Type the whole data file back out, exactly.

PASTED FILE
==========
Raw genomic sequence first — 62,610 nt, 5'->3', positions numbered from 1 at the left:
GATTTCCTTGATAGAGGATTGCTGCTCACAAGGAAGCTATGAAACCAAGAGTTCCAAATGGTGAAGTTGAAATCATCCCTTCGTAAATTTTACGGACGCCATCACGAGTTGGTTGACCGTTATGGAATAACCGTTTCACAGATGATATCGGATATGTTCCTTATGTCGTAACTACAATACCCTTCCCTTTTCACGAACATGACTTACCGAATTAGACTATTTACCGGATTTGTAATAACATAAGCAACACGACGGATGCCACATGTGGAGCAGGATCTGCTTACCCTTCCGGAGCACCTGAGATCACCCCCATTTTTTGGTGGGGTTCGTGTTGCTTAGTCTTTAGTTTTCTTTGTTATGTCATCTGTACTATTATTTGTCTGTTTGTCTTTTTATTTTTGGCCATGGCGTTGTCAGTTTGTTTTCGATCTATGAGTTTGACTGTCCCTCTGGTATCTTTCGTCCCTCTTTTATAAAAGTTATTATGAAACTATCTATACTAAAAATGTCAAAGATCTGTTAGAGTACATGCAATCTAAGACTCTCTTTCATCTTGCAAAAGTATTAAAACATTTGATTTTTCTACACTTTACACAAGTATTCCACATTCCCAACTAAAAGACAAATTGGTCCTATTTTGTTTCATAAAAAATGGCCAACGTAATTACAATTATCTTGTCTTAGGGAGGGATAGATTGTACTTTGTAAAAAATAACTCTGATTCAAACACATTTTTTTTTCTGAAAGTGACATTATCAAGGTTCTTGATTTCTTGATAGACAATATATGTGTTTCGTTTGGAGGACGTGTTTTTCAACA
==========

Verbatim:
Raw genomic sequence first — 62,610 nt, 5'->3', positions numbered from 1 at the left:
GATTTCCTTGATAGAGGATTGCTGCTCACAAGGAAGCTATGAAACCAAGAGTTCCAAATGGTGAAGTTGAAATCATCCCTTCGTAAATTTTACGGACGCCATCACGAGTTGGTTGACCGTTATGGAATAACCGTTTCACAGATGATATCGGATATGTTCCTTATGTCGTAACTACAATACCCTTCCCTTTTCACGAACATGACTTACCGAATTAGACTATTTACCGGATTTGTAATAACATAAGCAACACGACGGATGCCACATGTGGAGCAGGATCTGCTTACCCTTCCGGAGCACCTGAGATCACCCCCATTTTTTGGTGGGGTTCGTGTTGCTTAGTCTTTAGTTTTCTTTGTTATGTCATCTGTACTATTATTTGTCTGTTTGTCTTTTTATTTTTGGCCATGGCGTTGTCAGTTTGTTTTCGATCTATGAGTTTGACTGTCCCTCTGGTATCTTTCGTCCCTCTTTTATAAAAGTTATTATGAAACTATCTATACTAAAAATGTCAAAGATCTGTTAGAGTACATGCAATCTAAGACTCTCTTTCATCTTGCAAAAGTATTAAAACATTTGATTTTTCTACACTTTACACAAGTATTCCACATTCCCAACTAAAAGACAAATTGGTCCTATTTTGTTTCATAAAAAATGGCCAACGTAATTACAATTATCTTGTCTTAGGGAGGGATAGATTGTACTTTGTAAAAAATAACTCTGATTCAAACACATTTTTTTTTCTGAAAGTGACATTATCAAGGTTCTTGATTTCTTGATAGACAATATATGTGTTTCGTTTGGAGGACGTGTTTTTCAACA